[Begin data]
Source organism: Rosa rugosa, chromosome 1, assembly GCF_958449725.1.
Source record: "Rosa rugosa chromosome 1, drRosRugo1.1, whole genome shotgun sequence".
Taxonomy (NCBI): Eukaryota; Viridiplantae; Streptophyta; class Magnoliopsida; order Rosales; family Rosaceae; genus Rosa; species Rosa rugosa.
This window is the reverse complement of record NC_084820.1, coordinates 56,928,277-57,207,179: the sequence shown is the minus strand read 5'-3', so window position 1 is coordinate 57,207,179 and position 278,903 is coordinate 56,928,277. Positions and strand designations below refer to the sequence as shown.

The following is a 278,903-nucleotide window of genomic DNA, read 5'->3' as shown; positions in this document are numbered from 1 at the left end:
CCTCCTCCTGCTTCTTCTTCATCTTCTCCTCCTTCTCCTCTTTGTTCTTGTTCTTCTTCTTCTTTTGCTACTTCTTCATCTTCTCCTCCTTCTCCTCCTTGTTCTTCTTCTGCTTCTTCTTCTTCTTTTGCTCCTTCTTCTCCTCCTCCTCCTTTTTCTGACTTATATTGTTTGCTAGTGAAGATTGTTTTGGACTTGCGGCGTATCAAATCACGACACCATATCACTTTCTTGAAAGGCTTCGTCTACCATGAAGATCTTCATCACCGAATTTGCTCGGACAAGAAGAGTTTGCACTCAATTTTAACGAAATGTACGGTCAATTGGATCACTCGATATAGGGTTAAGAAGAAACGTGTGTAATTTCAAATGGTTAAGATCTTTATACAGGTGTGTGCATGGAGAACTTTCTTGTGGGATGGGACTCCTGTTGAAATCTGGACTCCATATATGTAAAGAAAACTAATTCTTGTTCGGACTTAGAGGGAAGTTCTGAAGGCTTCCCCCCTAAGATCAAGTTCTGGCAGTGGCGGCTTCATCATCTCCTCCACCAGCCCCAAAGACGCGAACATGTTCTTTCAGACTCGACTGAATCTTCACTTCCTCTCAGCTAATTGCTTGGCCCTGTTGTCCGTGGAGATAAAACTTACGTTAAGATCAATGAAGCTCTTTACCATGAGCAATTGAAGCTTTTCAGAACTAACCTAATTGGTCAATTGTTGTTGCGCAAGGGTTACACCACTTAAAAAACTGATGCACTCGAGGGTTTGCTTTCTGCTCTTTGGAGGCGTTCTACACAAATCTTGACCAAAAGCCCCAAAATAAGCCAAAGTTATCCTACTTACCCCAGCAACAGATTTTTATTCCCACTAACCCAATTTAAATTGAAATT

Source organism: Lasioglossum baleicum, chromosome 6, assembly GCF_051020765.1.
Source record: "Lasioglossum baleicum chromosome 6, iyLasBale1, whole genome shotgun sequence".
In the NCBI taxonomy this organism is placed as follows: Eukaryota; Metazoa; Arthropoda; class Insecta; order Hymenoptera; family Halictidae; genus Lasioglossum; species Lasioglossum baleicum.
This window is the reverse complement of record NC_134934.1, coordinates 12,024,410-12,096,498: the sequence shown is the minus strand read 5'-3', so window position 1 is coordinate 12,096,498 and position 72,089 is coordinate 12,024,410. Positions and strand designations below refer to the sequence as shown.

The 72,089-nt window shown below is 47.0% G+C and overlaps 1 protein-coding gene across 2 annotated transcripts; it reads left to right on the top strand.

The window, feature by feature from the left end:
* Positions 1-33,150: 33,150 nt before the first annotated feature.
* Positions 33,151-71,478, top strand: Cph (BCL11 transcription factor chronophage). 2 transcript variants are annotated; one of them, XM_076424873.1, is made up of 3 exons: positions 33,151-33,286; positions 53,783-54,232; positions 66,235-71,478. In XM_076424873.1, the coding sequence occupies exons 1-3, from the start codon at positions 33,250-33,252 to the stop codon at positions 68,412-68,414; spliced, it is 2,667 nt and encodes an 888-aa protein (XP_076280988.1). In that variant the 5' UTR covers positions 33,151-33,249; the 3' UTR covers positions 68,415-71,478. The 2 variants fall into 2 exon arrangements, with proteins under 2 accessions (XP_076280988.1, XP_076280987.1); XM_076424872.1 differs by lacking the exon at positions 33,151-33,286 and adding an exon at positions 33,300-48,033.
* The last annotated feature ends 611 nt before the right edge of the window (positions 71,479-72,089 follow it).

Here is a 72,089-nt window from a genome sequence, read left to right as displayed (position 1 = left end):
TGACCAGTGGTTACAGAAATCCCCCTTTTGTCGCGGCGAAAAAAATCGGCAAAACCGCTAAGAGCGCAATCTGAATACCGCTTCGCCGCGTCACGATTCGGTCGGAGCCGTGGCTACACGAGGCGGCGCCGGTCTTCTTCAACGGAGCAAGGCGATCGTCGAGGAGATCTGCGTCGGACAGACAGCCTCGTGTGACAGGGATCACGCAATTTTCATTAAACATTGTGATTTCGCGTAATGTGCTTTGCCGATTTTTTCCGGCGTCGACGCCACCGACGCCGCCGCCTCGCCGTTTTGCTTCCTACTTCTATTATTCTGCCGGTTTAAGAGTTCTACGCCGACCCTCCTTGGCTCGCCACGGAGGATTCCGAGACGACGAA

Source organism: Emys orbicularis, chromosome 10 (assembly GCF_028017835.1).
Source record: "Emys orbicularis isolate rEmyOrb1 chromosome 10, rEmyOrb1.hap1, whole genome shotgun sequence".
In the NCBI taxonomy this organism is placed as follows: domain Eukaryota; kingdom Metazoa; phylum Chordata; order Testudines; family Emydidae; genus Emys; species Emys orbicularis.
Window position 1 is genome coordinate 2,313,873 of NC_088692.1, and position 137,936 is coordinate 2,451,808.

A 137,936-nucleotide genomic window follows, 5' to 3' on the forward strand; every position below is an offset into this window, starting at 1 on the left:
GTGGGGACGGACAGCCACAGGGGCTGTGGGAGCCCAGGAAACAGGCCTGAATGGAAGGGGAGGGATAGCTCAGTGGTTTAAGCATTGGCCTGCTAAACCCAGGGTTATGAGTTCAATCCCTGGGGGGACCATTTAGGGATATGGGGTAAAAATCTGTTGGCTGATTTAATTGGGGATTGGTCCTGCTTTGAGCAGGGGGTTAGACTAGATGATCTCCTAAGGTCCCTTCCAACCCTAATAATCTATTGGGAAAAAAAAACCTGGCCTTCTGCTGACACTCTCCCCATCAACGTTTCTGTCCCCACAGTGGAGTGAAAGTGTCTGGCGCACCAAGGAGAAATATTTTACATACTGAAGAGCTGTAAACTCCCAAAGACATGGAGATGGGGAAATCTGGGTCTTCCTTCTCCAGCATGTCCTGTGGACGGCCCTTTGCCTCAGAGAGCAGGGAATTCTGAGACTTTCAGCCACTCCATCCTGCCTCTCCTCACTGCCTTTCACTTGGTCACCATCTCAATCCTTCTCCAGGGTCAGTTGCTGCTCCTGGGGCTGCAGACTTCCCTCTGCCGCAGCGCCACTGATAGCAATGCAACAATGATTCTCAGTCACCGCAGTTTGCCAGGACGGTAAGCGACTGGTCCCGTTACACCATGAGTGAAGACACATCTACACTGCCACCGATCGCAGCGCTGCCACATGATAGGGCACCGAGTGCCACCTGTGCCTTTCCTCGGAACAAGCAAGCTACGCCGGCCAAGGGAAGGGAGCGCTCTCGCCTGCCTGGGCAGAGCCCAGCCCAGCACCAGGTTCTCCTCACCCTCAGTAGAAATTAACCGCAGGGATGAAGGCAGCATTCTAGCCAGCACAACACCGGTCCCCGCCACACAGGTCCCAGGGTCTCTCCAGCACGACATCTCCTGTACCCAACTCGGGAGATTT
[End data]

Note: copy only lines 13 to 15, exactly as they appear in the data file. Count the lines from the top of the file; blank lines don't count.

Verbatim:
* Positions 1-33,150: 33,150 nt before the first annotated feature.
* Positions 33,151-71,478, top strand: Cph (BCL11 transcription factor chronophage). 2 transcript variants are annotated; one of them, XM_076424873.1, is made up of 3 exons: positions 33,151-33,286; positions 53,783-54,232; positions 66,235-71,478. In XM_076424873.1, the coding sequence occupies exons 1-3, from the start codon at positions 33,250-33,252 to the stop codon at positions 68,412-68,414; spliced, it is 2,667 nt and encodes an 888-aa protein (XP_076280988.1). In that variant the 5' UTR covers positions 33,151-33,249; the 3' UTR covers positions 68,415-71,478. The 2 variants fall into 2 exon arrangements, with proteins under 2 accessions (XP_076280988.1, XP_076280987.1); XM_076424872.1 differs by lacking the exon at positions 33,151-33,286 and adding an exon at positions 33,300-48,033.
* The last annotated feature ends 611 nt before the right edge of the window (positions 71,479-72,089 follow it).